Saturday, May 05, 2007

Marechera and the Harrowing of Hell

The First Epistle of Peter speaks of Christ’s entry into Hell. This was an early commonplace of Christianity. Within the literary tradition, the concept became significant within Anglo Saxon literature and then Medieval literature. From the Old English hergian though the Middle English herwen, this descent by Christ became known as the “Harrowing” of Hell.

The Harrowing of Hell lasted three days…from Christ’s death on Friday to his resurrection on Sunday. In true ironical vein, Marechera picks up this detail in Black Sunlight and re-works it as his protagonist’s entry into Devil’s End. Marechera’s Christian education and his English studies at Oxford University would undoubtedly have acquainted him with the “despoiling”and its sources:

I followed him into the tunnel. We passed through huge rooms in which vague human figures were
poised in very excruciating postures. (One hung upside down and dangled by his testicles). Some were on a red hot treadmill. Some were transfixed upside down by huge nails driven into the rock passing through their ankles or their knees. Others—
“Don’t dawdle man…How long are you here for?”

"Three days."

(BS, p.53).

Seemingly, the protagonist of Black Sunlight, whose anti-self is called Christian (during the Devil’s End episode), and whose guide into Devil’s End is named Chris(t), has entered the catacombs for a period of terrorist training. Again, this is a sublime joke by Marechera, one that shows the verbal depth that underlies Black Sunlight. As Christ entered Hell to harry/attack and liberate the good souls, so the initiate in Black Sunlight enters Hell to acquaint himself with modern terrorism and methods for liberating the human spirit. This connection between terrorism and freedom of thought is represented by the mysterious “Franz’s brother”…a double who incarnates the political stance of Franz Fanon. Rather more than this exists, however, for there is a theme that once more extends the mock-Christian framework of Black Sunlight. Marechera was aware of the Surrealist writers who came to believe in writing as an “automatic” process, as something more than a learnt, conscious craft. Christian at his type-writer is literally a type for the artist and his/her struggle for words…words that take many forms and don’t always (as in the case of Black Sunlight) take the form an audience might like. What Marechera enacts within the Devil’s End episode of Black Sunlight is nothing less than a liberation of language. But Marechera pushes beyond Surrealism…more into the realm of Bataille and Bonnefoy, who believed that Surrealism had become a form of conservatism. It isn’t automatic writing, a total surrender to the unconscious , nor an example of paranoia, what Beckett described as feverish writers “covering sheets of paper with complaints against their treatment or verbatim reports of their inner voices”… it is an act of uncrucifying language, an act of terrorism upon parole and the Novel. In essence, Chapter 7 of Black Sunlight is the redemptive chapter amidst a Decalogue of Chapters— it focuses on writing, how the writer leads himself “to the slaughter, to the typewriter (BS. P.77)—to THE GREAT CUNT, the whore of Babylon, Mater-Matrix— yet seeks to harrow, violently fight the encyclopaedia that is reality, and so resurrect a different reality.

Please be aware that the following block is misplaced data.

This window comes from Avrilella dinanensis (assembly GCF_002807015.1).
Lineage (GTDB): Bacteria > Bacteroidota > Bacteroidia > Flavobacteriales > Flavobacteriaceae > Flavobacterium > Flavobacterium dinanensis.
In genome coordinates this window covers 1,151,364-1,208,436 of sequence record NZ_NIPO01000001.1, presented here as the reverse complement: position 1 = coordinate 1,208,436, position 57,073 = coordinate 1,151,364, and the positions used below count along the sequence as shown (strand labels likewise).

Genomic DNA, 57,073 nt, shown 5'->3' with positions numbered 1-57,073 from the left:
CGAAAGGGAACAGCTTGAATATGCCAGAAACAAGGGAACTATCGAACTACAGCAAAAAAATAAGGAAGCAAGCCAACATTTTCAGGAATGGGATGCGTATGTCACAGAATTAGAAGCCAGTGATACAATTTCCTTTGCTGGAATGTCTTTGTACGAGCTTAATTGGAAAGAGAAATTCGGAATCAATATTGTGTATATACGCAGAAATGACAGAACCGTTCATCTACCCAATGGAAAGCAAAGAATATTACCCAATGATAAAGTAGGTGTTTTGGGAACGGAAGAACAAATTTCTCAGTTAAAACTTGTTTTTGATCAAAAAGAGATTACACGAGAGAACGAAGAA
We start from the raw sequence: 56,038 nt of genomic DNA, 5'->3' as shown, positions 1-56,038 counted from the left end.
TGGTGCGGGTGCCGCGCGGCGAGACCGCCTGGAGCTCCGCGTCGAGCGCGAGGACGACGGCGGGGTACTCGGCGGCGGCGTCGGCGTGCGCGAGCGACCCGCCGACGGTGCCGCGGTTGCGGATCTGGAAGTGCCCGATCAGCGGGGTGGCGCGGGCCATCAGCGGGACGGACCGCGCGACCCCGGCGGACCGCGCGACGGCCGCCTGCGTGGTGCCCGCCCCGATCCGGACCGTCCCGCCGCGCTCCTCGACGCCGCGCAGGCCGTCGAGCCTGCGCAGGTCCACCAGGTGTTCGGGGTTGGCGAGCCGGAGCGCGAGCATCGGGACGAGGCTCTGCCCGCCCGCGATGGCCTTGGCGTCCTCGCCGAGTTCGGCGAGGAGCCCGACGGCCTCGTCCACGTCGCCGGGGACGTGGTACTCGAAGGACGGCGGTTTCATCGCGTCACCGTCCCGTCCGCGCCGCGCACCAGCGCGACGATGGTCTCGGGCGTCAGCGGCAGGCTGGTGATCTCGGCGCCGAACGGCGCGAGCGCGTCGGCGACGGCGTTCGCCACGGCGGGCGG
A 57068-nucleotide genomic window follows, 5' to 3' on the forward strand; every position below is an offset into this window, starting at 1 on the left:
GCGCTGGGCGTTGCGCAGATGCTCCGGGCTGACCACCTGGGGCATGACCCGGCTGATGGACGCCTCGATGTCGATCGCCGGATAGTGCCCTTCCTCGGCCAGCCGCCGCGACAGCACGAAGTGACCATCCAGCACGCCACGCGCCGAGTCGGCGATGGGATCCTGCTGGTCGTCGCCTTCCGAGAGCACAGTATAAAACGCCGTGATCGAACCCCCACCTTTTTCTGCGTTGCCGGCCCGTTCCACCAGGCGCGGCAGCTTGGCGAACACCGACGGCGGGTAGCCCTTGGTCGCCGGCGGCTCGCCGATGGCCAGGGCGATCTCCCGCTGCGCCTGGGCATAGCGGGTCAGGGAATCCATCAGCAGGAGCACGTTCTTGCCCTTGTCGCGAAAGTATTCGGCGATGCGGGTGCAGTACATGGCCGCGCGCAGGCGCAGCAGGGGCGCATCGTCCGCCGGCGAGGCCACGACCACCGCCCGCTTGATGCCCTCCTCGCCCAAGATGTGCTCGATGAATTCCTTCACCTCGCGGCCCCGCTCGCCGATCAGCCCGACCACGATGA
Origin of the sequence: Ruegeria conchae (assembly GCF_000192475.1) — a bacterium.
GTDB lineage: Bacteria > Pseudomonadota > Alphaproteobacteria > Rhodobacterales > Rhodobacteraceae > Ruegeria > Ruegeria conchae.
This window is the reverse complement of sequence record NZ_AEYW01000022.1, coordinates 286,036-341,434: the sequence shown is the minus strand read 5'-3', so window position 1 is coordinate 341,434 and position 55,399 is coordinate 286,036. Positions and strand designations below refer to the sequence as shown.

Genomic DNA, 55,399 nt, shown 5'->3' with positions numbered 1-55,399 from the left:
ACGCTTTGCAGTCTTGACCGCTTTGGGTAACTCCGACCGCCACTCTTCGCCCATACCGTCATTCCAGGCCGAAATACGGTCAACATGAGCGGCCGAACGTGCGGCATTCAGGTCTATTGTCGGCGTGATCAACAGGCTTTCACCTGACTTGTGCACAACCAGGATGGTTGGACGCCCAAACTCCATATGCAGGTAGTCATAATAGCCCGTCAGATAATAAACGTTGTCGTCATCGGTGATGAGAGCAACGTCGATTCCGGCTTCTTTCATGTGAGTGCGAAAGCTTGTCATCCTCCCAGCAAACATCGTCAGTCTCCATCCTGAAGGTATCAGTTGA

Unsane said...

Good critique!

I think it IS automatic writing actually -- but not in the way we generally think about it. Rather, at some point, Marechera internalised Bataille, and forgot that he had done so. Much later, the philosophy came out in the form that it did -- SEEMINGLY automatically!

eshuneutics said...

I rather think that your description is what automatic writing is. I remember a Jungian writer once calling automatic writing: "hatching"...a sort f scratching in the dust, as birds do. The egg cracks, the process of creation spills out...the bird grows and scratches...but the writer has MADE the egg within their unconsious. The writer hatches him/her/self , but it appears automatic, as if the words come from somewhere and somebody else.

Unsane said...